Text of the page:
Some things haven’t changed much in several decades. The United States, if we presume is around in its current state, still operates on a capitalist system. Perhaps there are some aspects of how free-market capitalism has changed over the decades to address core issues, but the greater system still hangs over the nation. This, in return, continues to perpetuate a market driven economy. Seaport only became successful because the city of Boston had run out of space to build and thus, it became economically feasible to build over water once more. Private industry moved back in as profitability became desirable again, and in return altered the landscape into a bustling neighborhood. One that some may find uncomforting because there’s still aspects of exclusionary practices that continue to follow us through this system.
There’s plentiful amounts of LED billboards screaming for the attention of consumers, at the expense of light pollution and noise. Corporate shops line the pedestrian-scape as consumer culture still indulges in the need for easily accessible goods and services. Even city planning still isn’t separated by the needs of privatized organizations. Gondolas and private helicopter pads lead many to areas of commerce. However, High rises that once hosted offices fifty years prior are now molded into a mixed-use, vertical city hosting an array of public/private and civic services.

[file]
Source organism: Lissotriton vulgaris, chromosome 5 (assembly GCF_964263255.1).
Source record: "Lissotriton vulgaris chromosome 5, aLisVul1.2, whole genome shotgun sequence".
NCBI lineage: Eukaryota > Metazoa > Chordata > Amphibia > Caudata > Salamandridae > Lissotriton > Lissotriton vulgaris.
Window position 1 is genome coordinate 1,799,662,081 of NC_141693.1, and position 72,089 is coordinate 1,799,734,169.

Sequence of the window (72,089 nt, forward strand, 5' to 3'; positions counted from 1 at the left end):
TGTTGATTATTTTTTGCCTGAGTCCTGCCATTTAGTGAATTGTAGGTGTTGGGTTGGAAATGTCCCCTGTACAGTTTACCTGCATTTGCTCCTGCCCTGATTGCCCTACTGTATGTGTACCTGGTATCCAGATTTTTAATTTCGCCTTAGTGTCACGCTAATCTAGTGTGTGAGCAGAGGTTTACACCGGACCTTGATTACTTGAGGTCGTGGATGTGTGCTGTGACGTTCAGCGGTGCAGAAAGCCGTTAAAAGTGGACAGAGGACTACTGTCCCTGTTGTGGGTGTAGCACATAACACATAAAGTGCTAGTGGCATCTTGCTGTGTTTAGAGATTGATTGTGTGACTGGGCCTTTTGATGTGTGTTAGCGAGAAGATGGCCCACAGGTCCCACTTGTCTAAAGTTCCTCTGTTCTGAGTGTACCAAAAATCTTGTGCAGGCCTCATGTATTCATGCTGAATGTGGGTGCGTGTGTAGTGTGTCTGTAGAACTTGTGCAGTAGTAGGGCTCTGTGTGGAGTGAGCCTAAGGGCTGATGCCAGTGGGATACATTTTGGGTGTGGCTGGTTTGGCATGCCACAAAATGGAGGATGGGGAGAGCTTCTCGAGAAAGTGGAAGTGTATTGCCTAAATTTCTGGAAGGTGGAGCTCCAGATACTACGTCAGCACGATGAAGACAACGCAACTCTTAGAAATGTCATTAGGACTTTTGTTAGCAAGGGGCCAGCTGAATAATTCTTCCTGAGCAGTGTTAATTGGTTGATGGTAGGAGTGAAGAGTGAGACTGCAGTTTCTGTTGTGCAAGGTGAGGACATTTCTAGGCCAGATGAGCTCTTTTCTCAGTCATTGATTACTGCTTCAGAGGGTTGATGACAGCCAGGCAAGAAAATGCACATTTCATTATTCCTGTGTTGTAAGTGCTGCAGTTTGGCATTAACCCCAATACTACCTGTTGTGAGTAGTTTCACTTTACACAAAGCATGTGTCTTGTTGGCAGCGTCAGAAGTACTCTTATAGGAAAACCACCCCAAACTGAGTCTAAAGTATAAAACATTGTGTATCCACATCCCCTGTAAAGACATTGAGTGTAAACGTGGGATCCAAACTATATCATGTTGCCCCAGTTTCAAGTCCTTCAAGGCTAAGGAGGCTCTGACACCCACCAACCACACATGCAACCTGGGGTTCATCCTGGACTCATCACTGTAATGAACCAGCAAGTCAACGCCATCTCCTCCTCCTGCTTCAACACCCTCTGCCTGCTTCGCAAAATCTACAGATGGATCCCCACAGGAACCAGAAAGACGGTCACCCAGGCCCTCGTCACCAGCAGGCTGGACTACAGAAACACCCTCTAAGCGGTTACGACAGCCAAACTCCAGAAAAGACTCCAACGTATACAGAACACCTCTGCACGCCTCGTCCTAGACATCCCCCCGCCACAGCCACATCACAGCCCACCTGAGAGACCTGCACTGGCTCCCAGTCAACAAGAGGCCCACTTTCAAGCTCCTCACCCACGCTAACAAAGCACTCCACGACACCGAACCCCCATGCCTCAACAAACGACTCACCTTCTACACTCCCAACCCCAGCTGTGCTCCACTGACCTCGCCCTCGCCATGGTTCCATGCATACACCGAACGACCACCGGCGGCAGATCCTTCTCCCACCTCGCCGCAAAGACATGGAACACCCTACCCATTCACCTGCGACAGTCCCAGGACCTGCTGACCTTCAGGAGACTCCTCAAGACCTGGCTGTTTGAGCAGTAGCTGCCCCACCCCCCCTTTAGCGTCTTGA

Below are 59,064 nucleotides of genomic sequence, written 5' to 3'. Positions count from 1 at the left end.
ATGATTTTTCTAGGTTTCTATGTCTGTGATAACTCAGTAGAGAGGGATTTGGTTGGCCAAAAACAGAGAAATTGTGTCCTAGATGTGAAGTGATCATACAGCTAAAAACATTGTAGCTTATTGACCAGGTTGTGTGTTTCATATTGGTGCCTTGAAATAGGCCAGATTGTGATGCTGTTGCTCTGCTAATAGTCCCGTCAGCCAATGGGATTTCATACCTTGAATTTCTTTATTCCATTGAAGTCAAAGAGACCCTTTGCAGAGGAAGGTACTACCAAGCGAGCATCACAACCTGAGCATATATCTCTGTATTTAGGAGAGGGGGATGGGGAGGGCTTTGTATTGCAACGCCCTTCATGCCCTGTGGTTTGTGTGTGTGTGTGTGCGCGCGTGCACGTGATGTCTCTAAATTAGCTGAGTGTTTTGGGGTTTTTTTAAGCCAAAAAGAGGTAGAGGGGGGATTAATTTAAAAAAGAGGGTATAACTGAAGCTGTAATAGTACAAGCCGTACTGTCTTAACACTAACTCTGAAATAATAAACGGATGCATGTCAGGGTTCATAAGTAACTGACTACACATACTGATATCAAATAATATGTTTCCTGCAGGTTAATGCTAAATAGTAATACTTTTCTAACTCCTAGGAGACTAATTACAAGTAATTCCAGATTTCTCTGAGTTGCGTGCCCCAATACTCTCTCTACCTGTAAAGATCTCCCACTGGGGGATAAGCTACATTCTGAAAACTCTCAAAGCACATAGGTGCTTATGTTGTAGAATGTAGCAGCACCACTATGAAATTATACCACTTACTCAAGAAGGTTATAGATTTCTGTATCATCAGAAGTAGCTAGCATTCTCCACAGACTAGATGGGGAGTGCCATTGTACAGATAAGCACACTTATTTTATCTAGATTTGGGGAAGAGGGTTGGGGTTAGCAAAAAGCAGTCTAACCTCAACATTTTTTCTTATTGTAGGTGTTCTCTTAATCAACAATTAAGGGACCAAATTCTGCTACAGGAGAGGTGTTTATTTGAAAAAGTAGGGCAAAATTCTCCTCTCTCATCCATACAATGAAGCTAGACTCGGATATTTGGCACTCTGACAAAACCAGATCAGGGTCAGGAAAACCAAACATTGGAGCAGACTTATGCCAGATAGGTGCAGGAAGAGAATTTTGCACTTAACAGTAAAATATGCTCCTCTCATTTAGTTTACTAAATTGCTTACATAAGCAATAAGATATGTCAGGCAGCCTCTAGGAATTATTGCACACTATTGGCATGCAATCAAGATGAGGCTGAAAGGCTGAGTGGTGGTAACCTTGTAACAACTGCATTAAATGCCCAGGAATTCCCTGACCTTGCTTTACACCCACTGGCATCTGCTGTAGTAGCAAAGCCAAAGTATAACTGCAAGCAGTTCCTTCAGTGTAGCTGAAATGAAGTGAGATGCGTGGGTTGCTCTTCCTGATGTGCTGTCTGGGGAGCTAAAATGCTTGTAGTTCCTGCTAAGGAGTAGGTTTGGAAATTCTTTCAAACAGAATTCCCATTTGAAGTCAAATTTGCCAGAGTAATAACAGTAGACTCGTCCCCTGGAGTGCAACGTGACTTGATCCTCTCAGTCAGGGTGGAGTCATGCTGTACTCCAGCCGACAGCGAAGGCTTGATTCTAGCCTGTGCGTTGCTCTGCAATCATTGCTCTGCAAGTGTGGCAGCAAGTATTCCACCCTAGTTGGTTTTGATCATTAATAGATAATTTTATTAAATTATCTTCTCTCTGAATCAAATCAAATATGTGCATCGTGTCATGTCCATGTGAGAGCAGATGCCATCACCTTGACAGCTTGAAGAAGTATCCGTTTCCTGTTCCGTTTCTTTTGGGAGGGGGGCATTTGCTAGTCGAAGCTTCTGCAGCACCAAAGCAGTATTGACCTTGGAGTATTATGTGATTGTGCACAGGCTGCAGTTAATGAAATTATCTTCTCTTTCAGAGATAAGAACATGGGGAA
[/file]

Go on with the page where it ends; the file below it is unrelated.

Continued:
Even the idea of public space has changed, as the city worked to require new regulations on accessibility. Privately owned towers now must adhere to having publicly accessible pedestrian walkways inside, as the groundscape is no longer a viable space for traditional foot traffic. There is still a barrier of where the public can go, but the lines have been blurred as rooftops and entire floors became new spaces for plazas and gatherings.
The inevitable reality of the rising seas did not completely stop humanity from taking advantage of the new landscape. Even as walkability became limited on the original groundscape, a world of utilizing the water has sprung up. People now have the option to commute by boat, or shop and live on top of barges that adhere to the tides. It’s a different way of living, but not one that is out of the ordinary. Interestingly enough, sea levels had only barely risen to make the neighborhood into a permanently flooded state, but areas still peak above the water line at low tide.
Ultimately, the world is a different place than the one we are used to living in today. However, it still shares many similar characteristics we have been exposed to all of our lives. Humanity continues to move on, adapt, and innovate in the age of the anthropocene. Our species, equally, still continues to struggle under certain economic systems, social hierarchies, and proactivity. People might have a hard time understanding a different reality to the one that they are used to, but the truth is, times change, not because we want them to, but because they have to. Welcome to the year 2100.
Andrews, Kyle, "Cohabitation x Adaptation, 2100: A Climate Change Epoch" (2023). Masters Theses. 1080.